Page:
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Brazilian church and state divided over Pope John Paul visit

The Brazil that Pope John Paul II visited for two weeks this July is as divided following his 17,500-mile pilgrimage through its cities and countryside as it was when he first touched down at the starkly modern capital city of Brasilia.

In the view of many Brazil observers, the divisions between the church and Brazil's military-led government actually deepened during the Pontiff's visit. The Pope repeatedly criticized the government for human rights' violations and for failing to take care of the needs of Brazil's masses.

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The papal visit, however, may have sparked new life in the Brazilian church which has struggled for years with tepid support from the majority of Brazilians.

In going to Brazil, the world's most populous Roman Catholic nation, Pope John Paul was clearly intent on claiming that sprawling South American land for his church.

"I am here to proclaim christianity as the central fact in this land," he declared in Belo Horizonte. Later in Manaus, the river- front capital city for the vast three-million-square-mile Amazonia basin, he spoke of "keeping the doors wide open to the christ and your church."

More than half of Brazil's nearly 125 million people, however, reject Roman Catholicism openly or covertly -- and many of the rest have a rather cavalier attitude toward organized religion in general and Catholicism in particular. Many lean to African ritual religions.

There is little doubt that the Brazilian church's current social activism and support for Brazil's masses, who make up half the population, are giving the church a degree of acclaim that it would otherwise lack. This is not to suggest that the activism by bishops and priests is anything but sincere. Yet in adopting this course, the churchmen are pumping new life into their church.

Pope John Paul clearly associated himself with the activism.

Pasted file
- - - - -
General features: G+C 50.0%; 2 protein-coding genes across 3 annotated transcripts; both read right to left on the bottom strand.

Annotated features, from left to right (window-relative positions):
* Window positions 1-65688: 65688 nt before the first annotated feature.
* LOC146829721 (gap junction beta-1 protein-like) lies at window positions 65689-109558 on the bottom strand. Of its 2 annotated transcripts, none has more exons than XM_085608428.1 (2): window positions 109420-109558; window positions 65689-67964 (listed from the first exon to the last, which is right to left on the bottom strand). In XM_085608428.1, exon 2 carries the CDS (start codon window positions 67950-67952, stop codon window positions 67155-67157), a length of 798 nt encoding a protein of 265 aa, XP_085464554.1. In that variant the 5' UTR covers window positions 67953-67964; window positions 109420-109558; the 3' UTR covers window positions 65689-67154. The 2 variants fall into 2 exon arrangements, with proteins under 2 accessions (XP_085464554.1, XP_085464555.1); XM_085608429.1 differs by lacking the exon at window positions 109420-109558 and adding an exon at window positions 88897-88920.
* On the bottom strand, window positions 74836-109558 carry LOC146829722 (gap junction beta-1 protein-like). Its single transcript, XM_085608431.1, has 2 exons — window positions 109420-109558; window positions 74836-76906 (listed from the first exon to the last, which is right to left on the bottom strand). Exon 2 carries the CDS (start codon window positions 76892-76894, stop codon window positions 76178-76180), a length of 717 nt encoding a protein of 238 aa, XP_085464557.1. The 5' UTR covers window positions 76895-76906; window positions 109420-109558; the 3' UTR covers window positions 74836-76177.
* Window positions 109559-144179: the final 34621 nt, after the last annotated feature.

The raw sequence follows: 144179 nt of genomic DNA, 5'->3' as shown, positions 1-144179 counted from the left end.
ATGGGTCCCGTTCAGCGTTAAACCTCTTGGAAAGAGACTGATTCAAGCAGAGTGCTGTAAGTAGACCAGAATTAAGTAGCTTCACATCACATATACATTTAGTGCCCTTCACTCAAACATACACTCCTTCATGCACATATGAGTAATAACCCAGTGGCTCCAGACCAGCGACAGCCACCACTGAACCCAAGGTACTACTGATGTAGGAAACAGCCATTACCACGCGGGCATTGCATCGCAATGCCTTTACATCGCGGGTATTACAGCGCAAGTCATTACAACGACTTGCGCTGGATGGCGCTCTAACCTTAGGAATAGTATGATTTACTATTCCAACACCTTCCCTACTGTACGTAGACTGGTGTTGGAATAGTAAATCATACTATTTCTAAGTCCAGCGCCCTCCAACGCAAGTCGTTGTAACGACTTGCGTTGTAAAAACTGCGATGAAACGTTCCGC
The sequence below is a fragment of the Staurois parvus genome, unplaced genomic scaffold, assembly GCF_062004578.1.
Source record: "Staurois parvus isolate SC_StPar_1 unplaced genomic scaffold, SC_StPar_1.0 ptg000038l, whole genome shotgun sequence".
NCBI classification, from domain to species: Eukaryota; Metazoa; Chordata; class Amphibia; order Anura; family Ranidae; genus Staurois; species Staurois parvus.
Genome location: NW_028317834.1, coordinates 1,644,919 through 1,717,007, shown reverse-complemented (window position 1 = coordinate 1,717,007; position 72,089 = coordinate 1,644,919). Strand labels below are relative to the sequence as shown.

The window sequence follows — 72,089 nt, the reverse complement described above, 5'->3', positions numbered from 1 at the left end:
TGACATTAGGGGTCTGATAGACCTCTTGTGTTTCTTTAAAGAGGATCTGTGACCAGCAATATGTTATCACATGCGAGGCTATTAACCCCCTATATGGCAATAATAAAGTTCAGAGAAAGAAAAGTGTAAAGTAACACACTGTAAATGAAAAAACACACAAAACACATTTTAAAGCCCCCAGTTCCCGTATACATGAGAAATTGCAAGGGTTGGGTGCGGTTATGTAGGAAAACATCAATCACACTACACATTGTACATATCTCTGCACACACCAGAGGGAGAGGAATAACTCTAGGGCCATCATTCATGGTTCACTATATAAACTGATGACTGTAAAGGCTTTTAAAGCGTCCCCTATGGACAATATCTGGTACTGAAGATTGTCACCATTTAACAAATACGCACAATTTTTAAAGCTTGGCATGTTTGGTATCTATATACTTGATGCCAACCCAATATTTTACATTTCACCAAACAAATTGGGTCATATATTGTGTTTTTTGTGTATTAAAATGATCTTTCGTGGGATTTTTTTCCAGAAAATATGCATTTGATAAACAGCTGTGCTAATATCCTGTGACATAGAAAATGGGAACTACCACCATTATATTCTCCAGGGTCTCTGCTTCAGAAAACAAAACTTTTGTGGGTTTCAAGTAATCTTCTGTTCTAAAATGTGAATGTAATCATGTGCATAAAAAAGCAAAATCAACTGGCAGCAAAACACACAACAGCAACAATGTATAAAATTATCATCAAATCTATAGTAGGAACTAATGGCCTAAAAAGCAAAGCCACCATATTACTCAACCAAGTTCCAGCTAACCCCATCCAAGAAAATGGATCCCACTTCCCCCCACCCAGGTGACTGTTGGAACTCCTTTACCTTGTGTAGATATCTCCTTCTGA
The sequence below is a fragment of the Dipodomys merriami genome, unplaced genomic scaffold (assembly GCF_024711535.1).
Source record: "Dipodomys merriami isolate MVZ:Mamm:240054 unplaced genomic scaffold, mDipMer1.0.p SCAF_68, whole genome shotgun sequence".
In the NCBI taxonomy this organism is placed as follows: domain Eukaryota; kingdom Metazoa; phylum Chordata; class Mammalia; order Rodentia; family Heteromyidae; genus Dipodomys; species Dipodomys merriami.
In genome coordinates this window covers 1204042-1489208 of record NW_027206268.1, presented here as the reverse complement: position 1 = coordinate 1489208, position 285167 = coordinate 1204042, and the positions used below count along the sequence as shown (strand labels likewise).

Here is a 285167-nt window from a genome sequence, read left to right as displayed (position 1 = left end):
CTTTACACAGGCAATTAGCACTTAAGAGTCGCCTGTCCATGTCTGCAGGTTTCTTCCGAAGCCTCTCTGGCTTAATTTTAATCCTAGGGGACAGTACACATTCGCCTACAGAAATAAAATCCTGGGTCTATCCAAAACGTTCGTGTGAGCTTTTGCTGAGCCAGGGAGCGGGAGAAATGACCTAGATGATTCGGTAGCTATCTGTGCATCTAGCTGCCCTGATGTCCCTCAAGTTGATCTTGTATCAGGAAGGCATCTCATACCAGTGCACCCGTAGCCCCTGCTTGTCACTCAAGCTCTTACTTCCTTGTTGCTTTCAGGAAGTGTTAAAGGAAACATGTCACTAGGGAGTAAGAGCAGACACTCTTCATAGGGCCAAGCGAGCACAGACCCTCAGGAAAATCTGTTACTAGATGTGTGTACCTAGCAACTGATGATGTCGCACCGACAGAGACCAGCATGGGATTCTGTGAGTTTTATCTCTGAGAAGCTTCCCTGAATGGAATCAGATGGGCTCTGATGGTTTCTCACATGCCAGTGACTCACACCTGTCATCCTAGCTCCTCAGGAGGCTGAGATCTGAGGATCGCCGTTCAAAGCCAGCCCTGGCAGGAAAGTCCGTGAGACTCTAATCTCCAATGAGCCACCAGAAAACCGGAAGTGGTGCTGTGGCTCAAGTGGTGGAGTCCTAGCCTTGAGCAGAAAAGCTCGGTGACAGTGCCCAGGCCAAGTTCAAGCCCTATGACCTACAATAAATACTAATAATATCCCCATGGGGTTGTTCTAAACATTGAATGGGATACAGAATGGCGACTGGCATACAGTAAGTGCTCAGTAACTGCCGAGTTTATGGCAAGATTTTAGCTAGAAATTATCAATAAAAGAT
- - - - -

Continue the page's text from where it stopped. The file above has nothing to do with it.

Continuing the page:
In speech after speech, he took up the cudgels for the masses and said the church was the defender of the poor.He called for massive social reform and spoke of the church as a missionary force, seeking "to improve the life of the poor."

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The Pope called on government to give land, a "gift of God," to the poor. Alluding to maldistribution of property, he said in Recife, the major city in the impoverished Northeast of Brazil: "It is unacceptable that the general development of a society should exclude men and women of the field, precisely those who are ready to work it with their own hands and who need it to feed themselves."

This argument flies in the face of the Brazilian government's efforts to promote agribusiness, which in the past decade has revolutionized Brazilian agriculture and made Brazil one of the world's major food producers. Agribusiness eschews the parcelization of land into miniholdings and involves, instead, large tracks of land, farmed by huge business enterprises.

At almost every turn, Pope John Paul appeared to take issue with Brazil's military government and among the generals there was a good deal of resultant unhappiness over the Papal visit.

Although the government of General Joao Baptista de Oliveira Figureido provided everything from the presidential jet to government land and river vehicles to make the papal visit a smooth one, the military leaders and their civilian supporters in Brasilia were understandably angry over some of the Pope's words.

"He should look to the wealth of his church which he does not talk about before he talks about how we should run secular affairs," a Brazilian general said following the Pope's Recife speech on dividing up the land. "What of church lands? Shouldn't they be divided up?"

But for the church itself, the Pope's visit was clearly a plus. By emphasizing the church's role in defending the poor, Pope John Paul got rid of the ambiguity with which he left the issue during his trip to Mexico 16 months earlier. But whether he truly strengthened the church and its position in Brazil remains to be seen.

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